The last bit may be a bit needy though.
Maybe reword it about as you are still applying for supply/cover type roles the feedback would be extremely useful to you.

CoffeeTea103 Mon 16-Jun-14 15:43:10

Yes don't send it, you're coming across a bit pushy. When he met you he gathered all the relevant information from you so no need to tell him again. Just wait it out. Maybe the process is taking longer. You should not have turned down the other interview as you had no guarantee that this was going to turn out to be something definite.

Nulliferous Mon 16-Jun-14 15:43:42

I wouldn't assume they've shortlisted, tbh. It's perfectly possible that you could still be invited for interview. schools being pretty shambolic places

I'd send the email though - can't do any harm.

Pumpkinpositive Mon 16-Jun-14 15:46:35

No, I think that sounds absolutely fine. You've kept it light. In my experience, people usually seek feedback after a failed interview rather than application but I can't see the harm in asking for feedback in this case! giving how promising the initial chat (almost an informal interview) was.

You're probably about to join the treadmill of applications/interviews and if there was something in your application that scuppured your chances with this post, I think it's perfectly natural you'd want to know what it was for future reference. smile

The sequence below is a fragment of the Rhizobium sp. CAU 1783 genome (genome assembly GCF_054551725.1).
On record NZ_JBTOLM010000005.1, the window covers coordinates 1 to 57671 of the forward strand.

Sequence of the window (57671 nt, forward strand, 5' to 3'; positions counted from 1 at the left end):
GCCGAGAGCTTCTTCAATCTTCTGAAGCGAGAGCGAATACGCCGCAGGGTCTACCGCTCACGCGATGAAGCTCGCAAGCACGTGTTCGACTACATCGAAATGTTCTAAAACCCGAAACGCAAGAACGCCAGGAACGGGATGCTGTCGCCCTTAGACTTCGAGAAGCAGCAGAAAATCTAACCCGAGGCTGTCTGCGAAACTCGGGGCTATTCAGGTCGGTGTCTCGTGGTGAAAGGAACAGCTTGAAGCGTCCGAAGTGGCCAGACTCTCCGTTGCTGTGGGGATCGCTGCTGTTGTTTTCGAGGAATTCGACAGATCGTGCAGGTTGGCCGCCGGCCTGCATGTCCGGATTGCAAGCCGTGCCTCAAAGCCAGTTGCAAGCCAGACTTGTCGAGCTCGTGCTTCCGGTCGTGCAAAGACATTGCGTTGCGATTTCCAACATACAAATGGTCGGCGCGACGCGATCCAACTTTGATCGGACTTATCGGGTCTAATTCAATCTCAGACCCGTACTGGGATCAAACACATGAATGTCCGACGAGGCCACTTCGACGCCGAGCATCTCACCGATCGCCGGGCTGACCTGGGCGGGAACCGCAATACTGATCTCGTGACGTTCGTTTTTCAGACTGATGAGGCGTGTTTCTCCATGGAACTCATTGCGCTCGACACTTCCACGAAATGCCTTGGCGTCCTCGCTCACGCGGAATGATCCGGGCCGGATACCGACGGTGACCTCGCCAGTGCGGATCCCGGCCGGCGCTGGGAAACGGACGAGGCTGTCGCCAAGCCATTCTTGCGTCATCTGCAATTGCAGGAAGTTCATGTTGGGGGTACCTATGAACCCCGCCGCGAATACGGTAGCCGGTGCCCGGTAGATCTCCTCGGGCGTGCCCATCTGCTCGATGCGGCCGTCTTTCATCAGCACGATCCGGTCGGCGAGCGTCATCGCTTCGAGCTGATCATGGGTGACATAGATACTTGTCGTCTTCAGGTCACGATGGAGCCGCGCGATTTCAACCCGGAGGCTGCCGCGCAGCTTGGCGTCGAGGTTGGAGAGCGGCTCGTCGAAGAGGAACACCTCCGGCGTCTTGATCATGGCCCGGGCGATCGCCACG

PeppermintInfusion Mon 16-Jun-14 15:50:41

I think you should email, but not just yet. As the closing date was only Wednesday, there may have been delays in creating the short list, consulting the board of governors (I'm not a teacher, but from a family of teachers, so forgive me if it isn't the BOG or this doesn't happen where you are) or trouble getting the senior leadership to meet. It does seem quite a short timescale to close the application on Wednesday and inform everyone on the short list by Friday and expect them to be suitably prepared and able to get away from their current jobs to attend the interview etc even if the interviewees are aware of the interview window.
I would leave it til later this week, but definitely email as you've built up a rapport with them rather than sending an email out of the blue to someone you don't really know.

Fingers crossed!

PeterParkerSays Mon 16-Jun-14 15:53:12

I would add in "feedback on my application, as I presume at this stage that I have not been shortlisted for interview"

This may not be the case - if they have to have a minimum of 2 on the panel and the deputy head went down with dysentery last Friday, they wouldn't be interviewing this week and may have put off shortlisting.

SummerHatOn Mon 16-Jun-14 15:57:42

Thanks so far, will have another think about it.